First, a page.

Indigenous Writers Address the Seventh Fire
Co-presented by the New School at Commonweal and the Center for Humans and Nature—in celebration of the book What Kind of Ancestor Do You Want to Be? and the 10th anniversary of the Center’s Questions for a Resilient Future Series
Join us for for the second in a series of two conversations with indigenous leaders about the Seventh Fire—an Anishinaabe prophecy that points to our current time, with opportunities for healing, solidarity, and Indigenous cultural recovery and revitalization. In this conversation, Host Melissa K. Nelson (Anishinaabe/Metis) speaks with Kaylena Bray (Seneca) and Nicola Wagenberg (Colombian) about Indigenous concepts of ancestry, time, story, and the prophecy of the Seventh Fire.
Friday, November 5
12:00 pm PDT - 1:30 pm PDT
Free; by donation
Kaylena Bray (Haudenosaunee/Seneca)
Kaylena is Turtle Clan from the Seneca Nation of Indians. She has grown up eating traditional white corn, which has given fuel to a career focused on strengthening Indigenous knowledge of traditional agriculture, Native foodways, and environmental health. Her work throughout the Americas has served to educate and strengthen vital links between Indigenous food systems, local economies, and climate change adaptation. She holds degrees from Brown University and the University of Oxford, and currently supports small-scale funding for traditional farming and local economic development initiatives throughout Turtle Island.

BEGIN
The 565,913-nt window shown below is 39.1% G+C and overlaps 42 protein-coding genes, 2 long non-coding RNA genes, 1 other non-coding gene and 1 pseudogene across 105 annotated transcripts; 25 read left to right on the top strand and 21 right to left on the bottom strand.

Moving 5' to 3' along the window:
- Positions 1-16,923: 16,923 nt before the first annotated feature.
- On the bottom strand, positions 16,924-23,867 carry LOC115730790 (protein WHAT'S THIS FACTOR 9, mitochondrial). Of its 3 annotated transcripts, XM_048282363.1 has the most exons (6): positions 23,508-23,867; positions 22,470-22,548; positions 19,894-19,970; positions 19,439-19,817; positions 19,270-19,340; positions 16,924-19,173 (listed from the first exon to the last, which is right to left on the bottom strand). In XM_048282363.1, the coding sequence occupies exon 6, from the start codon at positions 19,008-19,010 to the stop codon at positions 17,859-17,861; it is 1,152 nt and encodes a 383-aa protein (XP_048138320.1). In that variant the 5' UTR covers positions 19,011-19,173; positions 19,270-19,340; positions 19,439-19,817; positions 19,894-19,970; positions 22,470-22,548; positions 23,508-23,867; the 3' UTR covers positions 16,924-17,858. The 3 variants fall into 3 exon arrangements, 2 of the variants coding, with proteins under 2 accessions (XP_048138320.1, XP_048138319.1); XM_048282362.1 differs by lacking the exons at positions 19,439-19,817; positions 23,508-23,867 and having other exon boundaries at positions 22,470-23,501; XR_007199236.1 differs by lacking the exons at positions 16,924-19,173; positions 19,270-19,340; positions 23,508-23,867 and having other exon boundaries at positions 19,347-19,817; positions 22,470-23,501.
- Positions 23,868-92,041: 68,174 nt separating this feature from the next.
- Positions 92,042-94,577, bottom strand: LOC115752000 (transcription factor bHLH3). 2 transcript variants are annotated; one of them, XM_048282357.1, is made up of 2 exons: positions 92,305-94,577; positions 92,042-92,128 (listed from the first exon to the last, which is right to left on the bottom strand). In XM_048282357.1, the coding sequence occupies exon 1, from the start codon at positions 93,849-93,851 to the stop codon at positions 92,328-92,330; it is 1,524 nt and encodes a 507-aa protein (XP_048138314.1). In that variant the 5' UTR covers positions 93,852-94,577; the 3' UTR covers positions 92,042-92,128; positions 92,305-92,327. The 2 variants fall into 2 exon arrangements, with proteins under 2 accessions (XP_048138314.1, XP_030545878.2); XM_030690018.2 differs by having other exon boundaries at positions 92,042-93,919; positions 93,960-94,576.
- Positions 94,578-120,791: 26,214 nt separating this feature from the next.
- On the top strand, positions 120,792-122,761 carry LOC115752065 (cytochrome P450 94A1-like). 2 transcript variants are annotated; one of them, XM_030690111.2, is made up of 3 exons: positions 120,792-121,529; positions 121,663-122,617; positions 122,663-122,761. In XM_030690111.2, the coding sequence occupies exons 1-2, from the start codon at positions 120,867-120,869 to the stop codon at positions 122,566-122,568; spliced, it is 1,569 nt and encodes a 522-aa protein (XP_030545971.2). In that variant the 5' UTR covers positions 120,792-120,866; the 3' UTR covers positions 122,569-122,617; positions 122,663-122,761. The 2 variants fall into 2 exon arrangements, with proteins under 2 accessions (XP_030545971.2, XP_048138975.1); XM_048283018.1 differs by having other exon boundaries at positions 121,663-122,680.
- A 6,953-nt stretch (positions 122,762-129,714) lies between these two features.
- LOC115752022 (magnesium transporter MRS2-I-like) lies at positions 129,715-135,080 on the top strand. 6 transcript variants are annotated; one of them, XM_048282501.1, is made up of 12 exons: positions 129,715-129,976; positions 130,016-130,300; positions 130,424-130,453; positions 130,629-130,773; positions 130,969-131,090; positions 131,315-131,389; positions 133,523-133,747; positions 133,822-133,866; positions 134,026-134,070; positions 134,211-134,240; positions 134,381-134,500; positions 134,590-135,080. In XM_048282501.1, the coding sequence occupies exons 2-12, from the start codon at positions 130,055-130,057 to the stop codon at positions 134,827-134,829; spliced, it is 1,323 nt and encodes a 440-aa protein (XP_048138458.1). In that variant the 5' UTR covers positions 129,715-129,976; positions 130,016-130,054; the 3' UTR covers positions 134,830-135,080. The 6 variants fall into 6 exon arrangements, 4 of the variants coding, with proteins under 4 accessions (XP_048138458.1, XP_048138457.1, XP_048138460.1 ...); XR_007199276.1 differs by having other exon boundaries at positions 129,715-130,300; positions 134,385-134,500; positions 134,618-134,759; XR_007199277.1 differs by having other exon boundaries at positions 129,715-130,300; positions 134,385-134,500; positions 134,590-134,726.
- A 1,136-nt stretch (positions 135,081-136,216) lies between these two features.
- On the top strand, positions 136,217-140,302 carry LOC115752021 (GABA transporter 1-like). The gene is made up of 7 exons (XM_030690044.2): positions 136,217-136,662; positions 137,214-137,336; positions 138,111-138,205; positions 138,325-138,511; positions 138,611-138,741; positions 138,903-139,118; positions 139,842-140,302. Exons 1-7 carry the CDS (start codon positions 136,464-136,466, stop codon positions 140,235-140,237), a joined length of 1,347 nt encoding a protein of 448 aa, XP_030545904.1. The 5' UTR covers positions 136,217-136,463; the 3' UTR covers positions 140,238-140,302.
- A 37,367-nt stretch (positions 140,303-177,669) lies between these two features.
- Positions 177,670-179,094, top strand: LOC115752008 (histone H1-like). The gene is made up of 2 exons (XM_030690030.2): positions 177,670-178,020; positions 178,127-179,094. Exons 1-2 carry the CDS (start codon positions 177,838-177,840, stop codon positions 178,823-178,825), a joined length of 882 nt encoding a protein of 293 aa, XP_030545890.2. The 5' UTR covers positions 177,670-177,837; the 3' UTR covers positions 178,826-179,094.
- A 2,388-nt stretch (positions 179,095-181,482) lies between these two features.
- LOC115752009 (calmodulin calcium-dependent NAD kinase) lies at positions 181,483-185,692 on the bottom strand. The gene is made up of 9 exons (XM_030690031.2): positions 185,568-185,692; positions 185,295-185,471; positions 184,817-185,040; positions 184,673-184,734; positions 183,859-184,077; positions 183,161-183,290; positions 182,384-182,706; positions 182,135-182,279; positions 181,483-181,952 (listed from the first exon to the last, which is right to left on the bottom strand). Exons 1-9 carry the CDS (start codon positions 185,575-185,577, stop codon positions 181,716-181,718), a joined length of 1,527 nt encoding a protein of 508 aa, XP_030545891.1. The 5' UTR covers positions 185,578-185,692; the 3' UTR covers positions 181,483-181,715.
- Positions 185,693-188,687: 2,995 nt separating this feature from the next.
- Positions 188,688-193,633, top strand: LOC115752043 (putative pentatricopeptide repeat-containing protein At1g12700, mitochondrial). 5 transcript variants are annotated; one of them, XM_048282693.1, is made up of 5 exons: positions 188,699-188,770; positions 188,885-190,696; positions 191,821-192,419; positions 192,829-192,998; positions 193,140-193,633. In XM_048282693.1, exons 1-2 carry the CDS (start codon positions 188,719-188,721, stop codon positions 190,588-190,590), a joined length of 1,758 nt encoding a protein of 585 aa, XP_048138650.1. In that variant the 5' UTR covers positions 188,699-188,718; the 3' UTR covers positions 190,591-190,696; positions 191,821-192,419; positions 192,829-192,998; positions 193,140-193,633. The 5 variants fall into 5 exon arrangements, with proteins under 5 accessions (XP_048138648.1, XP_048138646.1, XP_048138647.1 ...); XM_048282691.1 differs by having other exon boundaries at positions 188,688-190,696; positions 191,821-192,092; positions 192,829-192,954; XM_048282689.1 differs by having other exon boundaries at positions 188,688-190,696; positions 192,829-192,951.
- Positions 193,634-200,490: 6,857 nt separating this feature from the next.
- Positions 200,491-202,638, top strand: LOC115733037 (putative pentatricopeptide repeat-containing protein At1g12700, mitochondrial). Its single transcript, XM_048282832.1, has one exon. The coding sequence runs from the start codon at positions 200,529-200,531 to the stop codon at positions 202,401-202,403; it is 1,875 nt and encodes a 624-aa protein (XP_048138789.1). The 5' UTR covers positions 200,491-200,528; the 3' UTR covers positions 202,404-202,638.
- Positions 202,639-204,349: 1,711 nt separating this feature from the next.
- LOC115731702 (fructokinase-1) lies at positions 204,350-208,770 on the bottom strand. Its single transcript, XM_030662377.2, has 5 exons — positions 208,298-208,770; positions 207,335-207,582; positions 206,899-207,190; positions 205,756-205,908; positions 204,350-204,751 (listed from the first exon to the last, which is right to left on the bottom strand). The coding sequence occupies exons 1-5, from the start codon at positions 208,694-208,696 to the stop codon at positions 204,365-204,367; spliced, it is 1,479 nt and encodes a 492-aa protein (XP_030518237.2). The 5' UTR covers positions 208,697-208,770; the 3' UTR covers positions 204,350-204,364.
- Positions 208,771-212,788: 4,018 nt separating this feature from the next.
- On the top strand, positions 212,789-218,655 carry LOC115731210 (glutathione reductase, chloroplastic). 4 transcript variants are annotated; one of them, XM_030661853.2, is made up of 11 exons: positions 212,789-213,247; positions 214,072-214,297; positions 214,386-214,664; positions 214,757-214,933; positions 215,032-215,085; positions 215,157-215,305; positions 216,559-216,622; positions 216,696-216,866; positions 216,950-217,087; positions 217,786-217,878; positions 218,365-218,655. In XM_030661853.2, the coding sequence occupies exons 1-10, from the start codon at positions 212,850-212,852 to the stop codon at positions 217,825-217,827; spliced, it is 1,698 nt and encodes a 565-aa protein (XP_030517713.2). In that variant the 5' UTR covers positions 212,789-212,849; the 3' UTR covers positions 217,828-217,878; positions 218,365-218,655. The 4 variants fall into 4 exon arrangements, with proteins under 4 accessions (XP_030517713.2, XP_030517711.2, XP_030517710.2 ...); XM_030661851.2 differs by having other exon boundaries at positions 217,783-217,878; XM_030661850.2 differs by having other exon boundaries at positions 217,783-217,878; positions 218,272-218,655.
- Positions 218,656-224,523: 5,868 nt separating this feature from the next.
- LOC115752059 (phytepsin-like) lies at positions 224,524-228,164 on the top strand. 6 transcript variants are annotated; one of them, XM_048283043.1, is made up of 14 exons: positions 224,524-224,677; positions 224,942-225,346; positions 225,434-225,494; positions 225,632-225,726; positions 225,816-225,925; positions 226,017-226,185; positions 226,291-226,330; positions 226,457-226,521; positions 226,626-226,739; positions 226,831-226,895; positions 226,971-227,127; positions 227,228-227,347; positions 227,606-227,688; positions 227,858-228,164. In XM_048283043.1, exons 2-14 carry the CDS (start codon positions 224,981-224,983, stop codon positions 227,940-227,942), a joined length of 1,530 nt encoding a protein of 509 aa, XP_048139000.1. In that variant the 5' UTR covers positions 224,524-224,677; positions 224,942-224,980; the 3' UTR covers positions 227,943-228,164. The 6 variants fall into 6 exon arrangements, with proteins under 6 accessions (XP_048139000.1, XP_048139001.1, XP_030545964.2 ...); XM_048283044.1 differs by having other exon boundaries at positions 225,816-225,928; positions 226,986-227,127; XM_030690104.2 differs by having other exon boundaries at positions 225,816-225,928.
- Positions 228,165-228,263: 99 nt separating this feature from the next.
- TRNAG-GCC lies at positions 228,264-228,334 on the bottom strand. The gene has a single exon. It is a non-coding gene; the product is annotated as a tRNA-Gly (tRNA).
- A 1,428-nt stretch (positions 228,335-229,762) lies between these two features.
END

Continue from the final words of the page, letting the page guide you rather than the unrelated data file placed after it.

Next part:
Nicola Wagenberg, PhD
Nicola is a clinical and cultural psychologist and educator. She has worked for more than 20 years with diverse individuals, communities, and organizations on personal and cultural transformation. Since 2005, Nicola has been working with the Cultural Conservancy, directing media projects, and developing and implementing arts and cultural health programs. Nicola is also a psychotherapist in private practice where she sees individuals, couples, and groups in Berkeley, California.
Host Melissa K. Nelson (Anishinaabe/Metis)
Melissa is an ecologist and Indigenous scholar-activist. Formerly a professor of American Indian Studies at San Francisco State University, she now teaches at Arizona State University in the School of Sustainability, Global Futures Laboratory. From 1993 to 2021, she served as the founding executive director and CEO of the Cultural Conservancy and continues to serve as president of their board. She is a contributor and co-editor of What Kind of Ancestor Do You Want To Be? (2021), Traditional Ecological Knowledge: Learning from Indigenous Practices for Environmental Sustainability published (2018), and Original Instructions: Indigenous Teachings for a Sustainable Future (2008). She is Anishinaabe/Métis/Norwegian and a member of the Turtle Mountain Band of Chippewa Indians.